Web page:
EYEWITNESS LOCAL NEWSDEPARTMENT OF CORRECTIONS DOLLARS
from Eyewitness News Online
Millions of Tax Dollars Wasted
Reported by: Patrick McMurtry
Web Producer: Patrick McMurtry
Reported: May. 3, 2012 4:18 PM EDT
Charleston , Kanawha County , West Virginia
A legislative audit released this year says overcrowding at state prisons is to blame for keeping hundreds of inmates in custody longer than they should be incarcertated and that's wasted millions of tax dollars.
The problem is the inmates need rehab, education and other services only available in state prisons. Because there aren't enough cells to house them in prisons, they are serving their time in regional jails which don't provide those services.
without those services, they don't meet requirements they need to get paroled.
"95% of the inmates will be back on the streets and they're going to be
shopping at the malls, grocery stores and driving the same roads as you
are, so do you want people back on the streets with some lick of sense
on how to behave themselves and be contributing citizens or do you want
them on the streets looking for ways to hurt others?"
And since these prisoners aren't getting released, taxpayers are forced to pay a lot of money to keep them in custody when they should be free.
Between 2008 and 2010, the audit found nearly a thousand inmates were forced to remain incarcerated an average of four months longer than they were supposed to, and that cost west virginia taxpayers nearly six million dollars. The commissioner of the states department of corrections says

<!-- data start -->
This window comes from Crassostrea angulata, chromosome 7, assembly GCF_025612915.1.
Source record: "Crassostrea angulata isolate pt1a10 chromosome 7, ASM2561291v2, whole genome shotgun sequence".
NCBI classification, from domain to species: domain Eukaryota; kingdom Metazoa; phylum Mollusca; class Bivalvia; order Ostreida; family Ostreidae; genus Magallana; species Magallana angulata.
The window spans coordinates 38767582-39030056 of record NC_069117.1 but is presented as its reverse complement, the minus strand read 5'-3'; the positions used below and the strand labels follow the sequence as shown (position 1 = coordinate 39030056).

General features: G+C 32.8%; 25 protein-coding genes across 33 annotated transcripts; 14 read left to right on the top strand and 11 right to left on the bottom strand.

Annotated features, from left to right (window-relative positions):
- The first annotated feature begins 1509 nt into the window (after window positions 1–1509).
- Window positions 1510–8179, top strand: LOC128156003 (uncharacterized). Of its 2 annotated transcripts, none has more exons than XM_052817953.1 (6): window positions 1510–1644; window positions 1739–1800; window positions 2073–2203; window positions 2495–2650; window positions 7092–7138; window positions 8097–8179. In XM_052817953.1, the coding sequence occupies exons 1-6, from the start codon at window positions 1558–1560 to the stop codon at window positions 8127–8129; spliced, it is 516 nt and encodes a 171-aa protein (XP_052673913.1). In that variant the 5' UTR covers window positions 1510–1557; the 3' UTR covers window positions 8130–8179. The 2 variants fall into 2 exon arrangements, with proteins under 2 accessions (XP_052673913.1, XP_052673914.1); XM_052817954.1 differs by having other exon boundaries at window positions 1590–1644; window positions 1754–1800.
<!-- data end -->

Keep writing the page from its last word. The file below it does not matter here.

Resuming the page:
things aren't getting any better.
"Sadly, the prison population has continued to grow. actually, any
given month throughout the year, that population has been increasing
every month since that audit was released."
That means the amount of tax dollars wasted is growing to the tune of
two million dollars a year, and since there are no plans to build any
more prisons, that number will continue to skyrocket unless something
changes. Prison officials want a comprehensive look at how
criminals are handled once convicted.
"every study that's been done, putting people in prison without any
rehab or counselling, not preparing them to get back on the street, all
you're doing is putting them through a revolving door."
A revolving door that's costing us millions of dollars a year.
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